Colin Sheaf and Anthony du Boulay at the book launch for The Duberly Collection of Chinese Art at Winchester College, held at Bonhams New Bond Street, London, on May 13th, 2019

Daisy Yiyou Wang, Deputy Director, Curatorial and Programming for the HKPM. Photo by Kathy Tarantola

Anthony du Boulay was on good form at the launch of his new book, The Duberly Collection of Chinese Art at Winchester College, held at Bonhams New Bond Street, London, on May 13th, 2019. The Winchester College collection of Chinese ceramics was donated by the Duberly family in memory of their son, James, a former pupil killed during the Second World War (1939–1945). Assembled between 1947 and 1970, it includes ceramics from the Tang to Qing dynasties and items made from jade, lacquer, ivory and bronze. Many of the objects are decorated with traditional Chinese symbols and the figures of immortals, sages and scholars. The highlights of the Duberly Collection include a Tang dynasty horse and tomb official, celadon stonewares from the Song dynasty, and some exceptionally fine examples of early Ming porcelain. Other strengths of the collection are figures from the Kangxi period and Qing dynasty ceramics decorated with coloured enamels.

Celebrating the 120th birthday of Zhang Daqian, a memorial exhibition with curated events was held at Silicon Valley Asian Art Center in Santa Clara, California. On May 19th, 2019, a lecture and documentary film about Zhang Daqian was presented by Weimin Zhang, a professor of cinema at San Francisco State University, as well as an award­ winning filmmaker, director and photographer. On June 2nd, John Seed gave a fascinating lecture about Zhang Daqian and Modernism. In attendance was the artist’s daughter, Zhang Xinrui, who wrote a couplet for the exhibition: “Ganoderma and orchid (outstanding offspring) on an auspicious day brightens the generational grace, cherry-apple (brothers) in the spring breeze revitalises the family fame.”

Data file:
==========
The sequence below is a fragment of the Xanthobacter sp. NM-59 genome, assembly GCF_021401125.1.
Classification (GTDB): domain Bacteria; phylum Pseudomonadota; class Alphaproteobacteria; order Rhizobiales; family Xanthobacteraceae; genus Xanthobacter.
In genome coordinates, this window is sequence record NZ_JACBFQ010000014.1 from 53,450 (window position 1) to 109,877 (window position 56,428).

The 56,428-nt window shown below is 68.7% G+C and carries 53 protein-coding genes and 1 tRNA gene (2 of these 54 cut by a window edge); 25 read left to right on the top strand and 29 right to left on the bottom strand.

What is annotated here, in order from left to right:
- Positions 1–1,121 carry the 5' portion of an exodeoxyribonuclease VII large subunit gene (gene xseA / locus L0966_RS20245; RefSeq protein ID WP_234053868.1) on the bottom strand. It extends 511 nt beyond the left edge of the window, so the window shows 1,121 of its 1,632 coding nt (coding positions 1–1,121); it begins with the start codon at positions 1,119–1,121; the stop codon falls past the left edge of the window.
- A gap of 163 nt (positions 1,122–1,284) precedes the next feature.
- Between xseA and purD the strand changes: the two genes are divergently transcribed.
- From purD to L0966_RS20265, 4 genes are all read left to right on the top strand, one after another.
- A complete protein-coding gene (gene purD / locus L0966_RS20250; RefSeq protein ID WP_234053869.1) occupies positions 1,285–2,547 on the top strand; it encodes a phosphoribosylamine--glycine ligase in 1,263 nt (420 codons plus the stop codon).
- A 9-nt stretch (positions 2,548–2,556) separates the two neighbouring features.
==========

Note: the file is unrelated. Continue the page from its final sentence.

Zhang Daqian, from an exhibition poster in I975
Zhang Xinrui and John Seed standing with a couplet that she wrote for the Zhang Daqian exhibition in 2019

I am also delighted to announce that Daisy Yiyou Wang has been appointed to the position of Deputy Director, Curatorial and Programming for the Hong Kong Palace Museum (HKPM). Dr Wang will be responsible for the HKPM’s research, collections, exhibitions, publications, learning and engagement functions in support of the museum’s overarching mission and strategic planning. A scholar of Ming and Qing court painting and decorative art, Chinese contemporary art, and the history of collecting Chinese art, she most recently co-curated with Jan Stuart the major exhibition, “Empresses of China’s Forbidden City” (see the three articles in the January–February 2019 issue). Dr Louis Ng Chi-wa is Museum Director of the HKPM, scheduled to open in 2022.

I hope that the contents of this Japanese-highlighted issue will resonate with our readers, demonstrating that there is continuity between Asia’s modern culture and its traditional heritage. We are proud to be able to show the continuity of past to present in a comprehensive and scholarly, yet enjoyable, manner.